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Electronics Industry Joins Effort to Finalize New North American Trade Agreement

By Amy Goetzman | March 26, 2019

USMCA would impact more than a $1 trillion in trade between the US, Mexico, and Canada. Guidance on issues like IP protections and the automotive supply chain have high relevance to the electronics industry.


The electronics industry is joining those calling for a finalization of the US-Mexico-Trade Agreement, or USMCA. In February, the USMCA Coalition, a group of more than 200 companies and associations formed by the US Chamber of Commerce, formed to help secure congressional approval for the tentative trade agreement, which was signed by the leaders of the three North American countries on November 30, 2018. The electronics industry is represented by IPC – Association Connecting Electronics Industries and UL, and by numerous technology companies, including TE Connectivity, Cisco Systems, Microsoft, Samsung Electronics America, IBM, Flextronics International USA, and many others.

“Building a stronger US electronics industry depends in no small measure on building a stronger North American supply chain,” said IPC President and CEO John Mitchell. “Our association has members with both headquarters and thousands of jobs in the US, Mexico, and Canada, and thus we have a strong interest in securing enactment of this agreement.”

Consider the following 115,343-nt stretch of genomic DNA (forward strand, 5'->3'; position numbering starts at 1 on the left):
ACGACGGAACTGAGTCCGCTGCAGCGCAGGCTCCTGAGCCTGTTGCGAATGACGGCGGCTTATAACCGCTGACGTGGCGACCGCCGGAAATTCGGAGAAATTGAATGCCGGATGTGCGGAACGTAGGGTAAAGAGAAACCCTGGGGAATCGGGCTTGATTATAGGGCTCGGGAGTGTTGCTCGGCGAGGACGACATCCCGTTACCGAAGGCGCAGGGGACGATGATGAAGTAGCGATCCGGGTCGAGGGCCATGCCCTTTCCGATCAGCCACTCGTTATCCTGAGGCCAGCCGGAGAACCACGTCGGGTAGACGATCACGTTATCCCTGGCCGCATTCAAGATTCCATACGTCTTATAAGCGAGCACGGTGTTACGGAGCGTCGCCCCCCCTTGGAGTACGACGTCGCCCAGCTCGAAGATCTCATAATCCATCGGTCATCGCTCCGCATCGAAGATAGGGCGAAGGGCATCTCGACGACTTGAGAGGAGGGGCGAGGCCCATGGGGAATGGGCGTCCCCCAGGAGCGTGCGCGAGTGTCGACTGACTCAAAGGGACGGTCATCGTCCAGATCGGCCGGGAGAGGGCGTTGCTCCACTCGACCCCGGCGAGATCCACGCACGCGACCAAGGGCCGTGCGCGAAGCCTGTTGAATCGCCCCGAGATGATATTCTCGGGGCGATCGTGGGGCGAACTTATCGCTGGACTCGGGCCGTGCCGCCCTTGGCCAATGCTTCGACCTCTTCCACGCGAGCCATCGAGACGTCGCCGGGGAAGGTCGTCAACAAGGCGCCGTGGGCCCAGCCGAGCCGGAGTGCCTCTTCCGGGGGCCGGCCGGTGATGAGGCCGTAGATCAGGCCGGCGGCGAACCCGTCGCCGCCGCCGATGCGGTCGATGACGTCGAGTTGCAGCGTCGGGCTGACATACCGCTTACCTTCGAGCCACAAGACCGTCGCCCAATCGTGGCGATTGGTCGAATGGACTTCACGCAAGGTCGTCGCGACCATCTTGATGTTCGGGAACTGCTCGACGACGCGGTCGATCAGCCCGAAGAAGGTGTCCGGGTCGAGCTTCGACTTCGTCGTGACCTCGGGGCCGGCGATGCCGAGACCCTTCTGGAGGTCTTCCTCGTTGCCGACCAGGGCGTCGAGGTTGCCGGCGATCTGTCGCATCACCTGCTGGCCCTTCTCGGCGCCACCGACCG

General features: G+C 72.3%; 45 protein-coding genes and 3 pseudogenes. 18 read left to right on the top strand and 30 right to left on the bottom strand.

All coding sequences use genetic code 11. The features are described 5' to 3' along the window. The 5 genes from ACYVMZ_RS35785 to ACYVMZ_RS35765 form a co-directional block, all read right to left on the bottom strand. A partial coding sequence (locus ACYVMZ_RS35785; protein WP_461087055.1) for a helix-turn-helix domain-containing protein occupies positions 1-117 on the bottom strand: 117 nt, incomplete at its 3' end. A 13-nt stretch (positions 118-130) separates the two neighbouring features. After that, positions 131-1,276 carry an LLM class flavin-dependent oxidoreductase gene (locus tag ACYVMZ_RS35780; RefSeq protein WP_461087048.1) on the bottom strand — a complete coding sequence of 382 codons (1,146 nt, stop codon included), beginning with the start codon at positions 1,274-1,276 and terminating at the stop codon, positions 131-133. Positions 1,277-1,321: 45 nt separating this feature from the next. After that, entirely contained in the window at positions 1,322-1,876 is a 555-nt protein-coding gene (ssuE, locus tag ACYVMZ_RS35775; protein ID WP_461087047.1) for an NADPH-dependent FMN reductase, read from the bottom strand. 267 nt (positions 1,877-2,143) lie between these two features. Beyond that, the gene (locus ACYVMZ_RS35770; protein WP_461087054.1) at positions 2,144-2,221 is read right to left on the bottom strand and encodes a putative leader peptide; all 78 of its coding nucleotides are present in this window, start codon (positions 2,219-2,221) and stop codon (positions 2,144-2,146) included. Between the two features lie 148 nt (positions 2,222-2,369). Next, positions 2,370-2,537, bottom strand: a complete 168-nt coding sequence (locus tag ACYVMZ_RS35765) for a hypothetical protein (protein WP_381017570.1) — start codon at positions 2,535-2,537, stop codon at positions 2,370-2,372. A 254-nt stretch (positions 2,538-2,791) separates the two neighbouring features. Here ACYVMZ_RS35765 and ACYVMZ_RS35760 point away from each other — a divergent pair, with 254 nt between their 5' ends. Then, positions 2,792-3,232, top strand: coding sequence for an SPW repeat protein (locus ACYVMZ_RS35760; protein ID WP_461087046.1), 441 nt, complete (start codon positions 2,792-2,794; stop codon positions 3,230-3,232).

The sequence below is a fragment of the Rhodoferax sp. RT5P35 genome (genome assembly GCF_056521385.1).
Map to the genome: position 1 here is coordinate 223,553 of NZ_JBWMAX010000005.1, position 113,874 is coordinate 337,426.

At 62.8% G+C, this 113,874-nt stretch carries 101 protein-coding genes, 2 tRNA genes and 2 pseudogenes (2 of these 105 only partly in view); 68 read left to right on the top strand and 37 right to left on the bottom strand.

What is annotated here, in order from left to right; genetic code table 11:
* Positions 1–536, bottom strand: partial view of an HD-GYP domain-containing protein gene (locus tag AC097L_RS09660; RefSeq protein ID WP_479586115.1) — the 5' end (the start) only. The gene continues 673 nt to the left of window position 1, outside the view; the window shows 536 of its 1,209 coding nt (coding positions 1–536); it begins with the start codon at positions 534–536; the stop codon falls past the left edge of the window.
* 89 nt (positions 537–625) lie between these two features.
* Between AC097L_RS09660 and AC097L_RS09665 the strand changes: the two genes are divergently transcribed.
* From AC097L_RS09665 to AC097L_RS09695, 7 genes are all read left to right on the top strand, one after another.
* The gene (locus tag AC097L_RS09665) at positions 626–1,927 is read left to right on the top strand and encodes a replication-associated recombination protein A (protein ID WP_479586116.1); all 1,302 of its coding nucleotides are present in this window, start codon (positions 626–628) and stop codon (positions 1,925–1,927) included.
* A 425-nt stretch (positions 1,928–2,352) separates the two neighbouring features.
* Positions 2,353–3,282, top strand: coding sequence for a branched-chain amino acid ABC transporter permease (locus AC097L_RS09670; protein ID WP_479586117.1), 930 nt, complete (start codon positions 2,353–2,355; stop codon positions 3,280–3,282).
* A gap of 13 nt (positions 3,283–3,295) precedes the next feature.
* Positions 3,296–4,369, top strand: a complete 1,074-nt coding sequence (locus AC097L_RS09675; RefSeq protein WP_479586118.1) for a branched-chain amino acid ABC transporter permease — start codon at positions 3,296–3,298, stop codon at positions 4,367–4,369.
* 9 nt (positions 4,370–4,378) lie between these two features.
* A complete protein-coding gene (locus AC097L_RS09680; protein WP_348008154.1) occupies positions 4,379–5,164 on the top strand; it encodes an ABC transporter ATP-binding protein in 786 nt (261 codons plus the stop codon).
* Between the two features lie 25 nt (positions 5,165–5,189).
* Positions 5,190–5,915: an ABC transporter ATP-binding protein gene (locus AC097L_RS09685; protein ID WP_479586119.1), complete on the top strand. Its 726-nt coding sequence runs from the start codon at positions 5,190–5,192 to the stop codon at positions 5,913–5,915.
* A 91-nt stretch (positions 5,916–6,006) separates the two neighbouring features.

Much of USMCA remains consistent with the 25-year-old North American Trade Agreement (NAFTA), however, it includes several key provisions that recognize the transformative technology advancements made since the 1990s. Digital trade, e-commerce, and data location are addressed for the first time, as these industries didn’t exist when NAFTA was enacted.

They are addressed by the Comprehensive and Progressive Agreement for Trans-Pacific Partnership (CPTPP), which was signed in February 2016 by 11 countries, including Mexico and Canada. Those countries will be covered under both the CPTPP and USMCA. (The US withdrew from that agreement, which originated as the Trans-Pacific Trade Agreement during the previous administration.)

Technology Updates

Under USMCA, businesses that transmit digital information, including purchased digital products (e.g., software, music, videos, etc.), will be able to continue doing so across borders, without being subject to duties or other charges, and will not be required to establish local data centers.


Intellectual property protections are also addressed. Under USMCA, patent or copyright holders will enjoy copyright protection for 70 years after the death of the original copyright, an extension of 20 years beyond the protections currently in place.

A section of the agreement called Technological Protection Measures (Article 20.67) has special relevance for protection of IP for electronics companies, stating that, “No Party shall be obligated to require that the design of, or the design and selection of parts and components for, a consumer electronics, telecommunications, or computing product provide for a response to any particular technological measure.”

USMCA also establishes a Committee on IP Rights, which will include government officials from each country, who will “identify appropriate opportunities to increase cooperation between the Parties on trade-related intellectual property rights protection and enforcement.”

Automotive Impact